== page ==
In one embodiment, each packaged IC includes one IC die (e.g. 403). However, in other embodiments, each packaged IC may include multiple die (e.g. in stacked or side by side configurations). Also, package ICs of other embodiments may include stand alone devices (e.g. transistors, filters, capacitors, amplifiers) that are encapsulated in the encapsulant (e.g. 503). These additional items by be placed on tape 203 prior to encapsulation. In some embodiments, entire embedded systems (e.g. multichip modules, RF systems, or other wireless or information processing systems) may be included in a packaged IC.

In other embodiments, a package substrate may be located between tape 203 and the IC die (e.g. 405) with, in some embodiments, the package substrate defining the bottom portion of the encapsulant. In one embodiment, the IC die are mounted to the packaged substrate, and then the package substrate is placed in opening 307. In other embodiments, the package substrate is first placed on tape 203 in opening 307 and then the IC die are placed on the substrate. In other embodiments, the die may be placed on the packaged substrate active side up wherein wire bonds are attached to bond pads on the active side and bond pads on the package substrate prior to encapsulation.

In other embodiments, other types of adhesive structures may be used in place of tape 203. For example, two layers of tape may used for attaching an integrated circuit die. One layer of tape would have adhesive material on two sides and the other layer would have adhesive on only one side.

In other embodiments, photo resist or other types of adhesives (e.g. organic adhesives) may be used as an adhesive structure for attaching the die to the carrier. In some such embodiments, a first layer of photo resist (not shown) would be applied to the top surface of carrier 101. After the curing process to cure the first layer of photo resist, a second layer of photo resist is applied on the cured layer of photo resist. The IC die are then placed on the second layer of photo resist. Afterwards, the second layer of photo resist is cured. In another embodiment, a dry film photo resist or other adhesive may be used where only one layer is used for attaching the die to the carrier. An example of one such adhesive is RISTON as sold by DUPONT.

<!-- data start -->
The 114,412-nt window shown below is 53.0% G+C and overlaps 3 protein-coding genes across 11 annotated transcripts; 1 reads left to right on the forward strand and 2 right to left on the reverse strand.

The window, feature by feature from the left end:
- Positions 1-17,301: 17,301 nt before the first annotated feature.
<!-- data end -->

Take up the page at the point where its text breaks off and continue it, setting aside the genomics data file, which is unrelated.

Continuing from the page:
With some embodiments having a photo resist or adhesive structure, acetone or N-Methyl 2-Pyrrolidone (NMP) may be used as a solvent that dissolves the photo resist or adhesive layer(s) (e.g. as when the bottom portion of carrier 101 is placed in a solvent bath).

In other embodiments, other types of adhesive structures may be used including, e.g., other types of adhesive materials or other types of photo resist materials. In some embodiments, the adhesive structure is able to withstand curing temperatures for curing the encapsulant.

In one aspect of the invention, a method includes providing a porous carrier, providing an adhesive structure overlying the porous carrier, and placing a first integrated circuit die over the adhesive structure. The method also includes encapsulating the first integrated circuit die to form an encapsulated structure and separating the porous carrier from the encapsulated structure.

In another aspect of the invention, a method includes providing a porous carrier, adhering an adhesive structure to the porous carrier, and placing at least one integrated circuit die over the adhesive structure. The method also includes encapsulating the at least one integrated circuit die to form an encapsulated structure and removing the porous carrier from the encapsulated structure. The removing includes using a solvent that is passed through the porous carrier to reduce adhesive strength between the adhesive structure and the porous carrier.

In another aspect of the invention, a method includes providing a reusable porous carrier including pores with a pore size diameter of at least 0.02 microns, adhering an adhesive structure to the reusable porous carrier, and placing a plurality of integrated circuit die in an array configuration over the adhesive structure. The method also includes encapsulating the plurality of integrated circuit die to form an encapsulated structure and separating the reusable porous carrier from the encapsulated structure. The separating comprises using a solvent that is passed through the porous carrier to reduce adhesive strength between the adhesive structure and the reusable porous carrier.

While particular embodiments of the present invention have been shown and described, it will be recognized to those skilled in the art that, based upon the teachings herein, further changes and modifications may be made without departing from this invention and its broader aspects, and thus, the appended claims are to encompass within their scope all such changes and modifications as are within the true spirit and scope of this invention.

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Classifications
U.S. Classification438/127, 438/118, 438/106, 257/E21.502, 438/112
International ClassificationH01L21/68, H01L21/44, H01L21/56, H01L21/50, H01L21/48
Cooperative ClassificationH01L2924/0002, H01L21/568, H01L21/56
European ClassificationH01L21/56, H01L21/56T